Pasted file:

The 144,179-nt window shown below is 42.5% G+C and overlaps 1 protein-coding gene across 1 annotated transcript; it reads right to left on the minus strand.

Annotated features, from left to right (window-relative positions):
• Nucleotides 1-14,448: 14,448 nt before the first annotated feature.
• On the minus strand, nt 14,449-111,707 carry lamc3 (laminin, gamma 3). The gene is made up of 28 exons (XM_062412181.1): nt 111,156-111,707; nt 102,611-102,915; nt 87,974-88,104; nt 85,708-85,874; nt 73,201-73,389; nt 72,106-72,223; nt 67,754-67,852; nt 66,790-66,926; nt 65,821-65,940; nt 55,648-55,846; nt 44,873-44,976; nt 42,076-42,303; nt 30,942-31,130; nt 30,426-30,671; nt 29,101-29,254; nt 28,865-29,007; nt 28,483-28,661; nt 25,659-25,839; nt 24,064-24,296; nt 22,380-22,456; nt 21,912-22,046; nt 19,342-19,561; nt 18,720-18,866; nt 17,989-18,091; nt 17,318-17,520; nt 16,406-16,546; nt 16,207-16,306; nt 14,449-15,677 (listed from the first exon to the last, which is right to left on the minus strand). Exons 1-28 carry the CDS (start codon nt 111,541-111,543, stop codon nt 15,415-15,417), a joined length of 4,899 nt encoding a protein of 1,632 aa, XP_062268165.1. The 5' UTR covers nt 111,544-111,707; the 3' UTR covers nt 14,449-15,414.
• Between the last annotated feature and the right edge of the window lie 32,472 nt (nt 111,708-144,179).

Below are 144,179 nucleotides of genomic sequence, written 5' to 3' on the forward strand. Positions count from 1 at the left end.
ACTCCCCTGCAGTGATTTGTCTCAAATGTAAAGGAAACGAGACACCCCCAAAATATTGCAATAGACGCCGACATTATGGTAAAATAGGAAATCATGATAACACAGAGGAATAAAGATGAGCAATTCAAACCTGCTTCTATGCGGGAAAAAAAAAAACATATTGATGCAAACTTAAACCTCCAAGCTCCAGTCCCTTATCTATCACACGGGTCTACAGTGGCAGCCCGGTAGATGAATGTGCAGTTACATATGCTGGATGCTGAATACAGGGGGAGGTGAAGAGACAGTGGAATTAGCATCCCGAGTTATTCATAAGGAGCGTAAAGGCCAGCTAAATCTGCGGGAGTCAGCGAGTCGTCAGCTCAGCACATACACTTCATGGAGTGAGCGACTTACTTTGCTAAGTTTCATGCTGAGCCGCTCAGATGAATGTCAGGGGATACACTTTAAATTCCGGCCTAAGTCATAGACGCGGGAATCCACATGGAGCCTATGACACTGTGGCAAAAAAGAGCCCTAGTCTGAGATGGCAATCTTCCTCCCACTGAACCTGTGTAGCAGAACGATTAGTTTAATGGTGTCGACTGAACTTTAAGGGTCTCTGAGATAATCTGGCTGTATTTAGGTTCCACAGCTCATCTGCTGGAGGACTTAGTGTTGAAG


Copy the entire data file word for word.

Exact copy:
The 144,179-nt window shown below is 42.5% G+C and overlaps 1 protein-coding gene across 1 annotated transcript; it reads right to left on the minus strand.

Annotated features, from left to right (window-relative positions):
• Nucleotides 1-14,448: 14,448 nt before the first annotated feature.
• On the minus strand, nt 14,449-111,707 carry lamc3 (laminin, gamma 3). The gene is made up of 28 exons (XM_062412181.1): nt 111,156-111,707; nt 102,611-102,915; nt 87,974-88,104; nt 85,708-85,874; nt 73,201-73,389; nt 72,106-72,223; nt 67,754-67,852; nt 66,790-66,926; nt 65,821-65,940; nt 55,648-55,846; nt 44,873-44,976; nt 42,076-42,303; nt 30,942-31,130; nt 30,426-30,671; nt 29,101-29,254; nt 28,865-29,007; nt 28,483-28,661; nt 25,659-25,839; nt 24,064-24,296; nt 22,380-22,456; nt 21,912-22,046; nt 19,342-19,561; nt 18,720-18,866; nt 17,989-18,091; nt 17,318-17,520; nt 16,406-16,546; nt 16,207-16,306; nt 14,449-15,677 (listed from the first exon to the last, which is right to left on the minus strand). Exons 1-28 carry the CDS (start codon nt 111,541-111,543, stop codon nt 15,415-15,417), a joined length of 4,899 nt encoding a protein of 1,632 aa, XP_062268165.1. The 5' UTR covers nt 111,544-111,707; the 3' UTR covers nt 14,449-15,414.
• Between the last annotated feature and the right edge of the window lie 32,472 nt (nt 111,708-144,179).

Below are 144,179 nucleotides of genomic sequence, written 5' to 3' on the forward strand. Positions count from 1 at the left end.
ACTCCCCTGCAGTGATTTGTCTCAAATGTAAAGGAAACGAGACACCCCCAAAATATTGCAATAGACGCCGACATTATGGTAAAATAGGAAATCATGATAACACAGAGGAATAAAGATGAGCAATTCAAACCTGCTTCTATGCGGGAAAAAAAAAAACATATTGATGCAAACTTAAACCTCCAAGCTCCAGTCCCTTATCTATCACACGGGTCTACAGTGGCAGCCCGGTAGATGAATGTGCAGTTACATATGCTGGATGCTGAATACAGGGGGAGGTGAAGAGACAGTGGAATTAGCATCCCGAGTTATTCATAAGGAGCGTAAAGGCCAGCTAAATCTGCGGGAGTCAGCGAGTCGTCAGCTCAGCACATACACTTCATGGAGTGAGCGACTTACTTTGCTAAGTTTCATGCTGAGCCGCTCAGATGAATGTCAGGGGATACACTTTAAATTCCGGCCTAAGTCATAGACGCGGGAATCCACATGGAGCCTATGACACTGTGGCAAAAAAGAGCCCTAGTCTGAGATGGCAATCTTCCTCCCACTGAACCTGTGTAGCAGAACGATTAGTTTAATGGTGTCGACTGAACTTTAAGGGTCTCTGAGATAATCTGGCTGTATTTAGGTTCCACAGCTCATCTGCTGGAGGACTTAGTGTTGAAG